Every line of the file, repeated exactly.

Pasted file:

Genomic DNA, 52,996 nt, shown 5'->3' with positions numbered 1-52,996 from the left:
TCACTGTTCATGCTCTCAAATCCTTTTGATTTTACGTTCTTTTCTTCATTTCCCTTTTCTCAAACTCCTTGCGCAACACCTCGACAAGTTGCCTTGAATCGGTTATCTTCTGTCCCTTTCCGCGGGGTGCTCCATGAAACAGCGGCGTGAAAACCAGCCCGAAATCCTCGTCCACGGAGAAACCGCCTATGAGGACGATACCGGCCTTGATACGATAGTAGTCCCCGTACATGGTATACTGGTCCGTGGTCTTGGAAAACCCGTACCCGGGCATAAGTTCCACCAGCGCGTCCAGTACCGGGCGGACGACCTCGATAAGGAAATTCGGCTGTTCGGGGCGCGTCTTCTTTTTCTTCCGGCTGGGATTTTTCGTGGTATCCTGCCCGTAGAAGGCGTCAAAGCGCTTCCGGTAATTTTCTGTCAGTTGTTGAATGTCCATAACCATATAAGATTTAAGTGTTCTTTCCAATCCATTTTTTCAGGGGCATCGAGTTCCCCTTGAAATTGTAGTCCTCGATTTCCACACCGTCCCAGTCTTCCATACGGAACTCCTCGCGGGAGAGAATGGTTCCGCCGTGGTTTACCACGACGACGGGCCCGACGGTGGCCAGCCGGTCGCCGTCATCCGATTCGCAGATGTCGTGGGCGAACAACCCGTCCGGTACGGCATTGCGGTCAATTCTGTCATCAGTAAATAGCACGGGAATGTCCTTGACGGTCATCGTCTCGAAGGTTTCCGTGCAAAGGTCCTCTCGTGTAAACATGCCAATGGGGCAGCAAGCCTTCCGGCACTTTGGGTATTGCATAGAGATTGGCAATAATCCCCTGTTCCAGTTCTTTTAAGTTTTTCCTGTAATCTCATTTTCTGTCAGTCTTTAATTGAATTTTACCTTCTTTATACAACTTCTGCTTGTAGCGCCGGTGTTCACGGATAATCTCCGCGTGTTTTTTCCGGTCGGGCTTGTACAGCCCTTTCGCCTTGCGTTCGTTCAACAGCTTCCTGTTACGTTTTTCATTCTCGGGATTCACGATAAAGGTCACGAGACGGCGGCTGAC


Genomic DNA, 52,996 nt, shown 5'->3' with positions numbered 1-52,996 from the left:
TCACTGTTCATGCTCTCAAATCCTTTTGATTTTACGTTCTTTTCTTCATTTCCCTTTTCTCAAACTCCTTGCGCAACACCTCGACAAGTTGCCTTGAATCGGTTATCTTCTGTCCCTTTCCGCGGGGTGCTCCATGAAACAGCGGCGTGAAAACCAGCCCGAAATCCTCGTCCACGGAGAAACCGCCTATGAGGACGATACCGGCCTTGATACGATAGTAGTCCCCGTACATGGTATACTGGTCCGTGGTCTTGGAAAACCCGTACCCGGGCATAAGTTCCACCAGCGCGTCCAGTACCGGGCGGACGACCTCGATAAGGAAATTCGGCTGTTCGGGGCGCGTCTTCTTTTTCTTCCGGCTGGGATTTTTCGTGGTATCCTGCCCGTAGAAGGCGTCAAAGCGCTTCCGGTAATTTTCTGTCAGTTGTTGAATGTCCATAACCATATAAGATTTAAGTGTTCTTTCCAATCCATTTTTTCAGGGGCATCGAGTTCCCCTTGAAATTGTAGTCCTCGATTTCCACACCGTCCCAGTCTTCCATACGGAACTCCTCGCGGGAGAGAATGGTTCCGCCGTGGTTTACCACGACGACGGGCCCGACGGTGGCCAGCCGGTCGCCGTCATCCGATTCGCAGATGTCGTGGGCGAACAACCCGTCCGGTACGGCATTGCGGTCAATTCTGTCATCAGTAAATAGCACGGGAATGTCCTTGACGGTCATCGTCTCGAAGGTTTCCGTGCAAAGGTCCTCTCGTGTAAACATGCCAATGGGGCAGCAAGCCTTCCGGCACTTTGGGTATTGCATAGAGATTGGCAATAATCCCCTGTTCCAGTTCTTTTAAGTTTTTCCTGTAATCTCATTTTCTGTCAGTCTTTAATTGAATTTTACCTTCTTTATACAACTTCTGCTTGTAGCGCCGGTGTTCACGGATAATCTCCGCGTGTTTTTTCCGGTCGGGCTTGTACAGCCCTTTCGCCTTGCGTTCGTTCAACAGCTTCCTGTTACGTTTTTCATTCTCGGGATTCACGATAAAGGTCACGAGACGGCGGCTGAC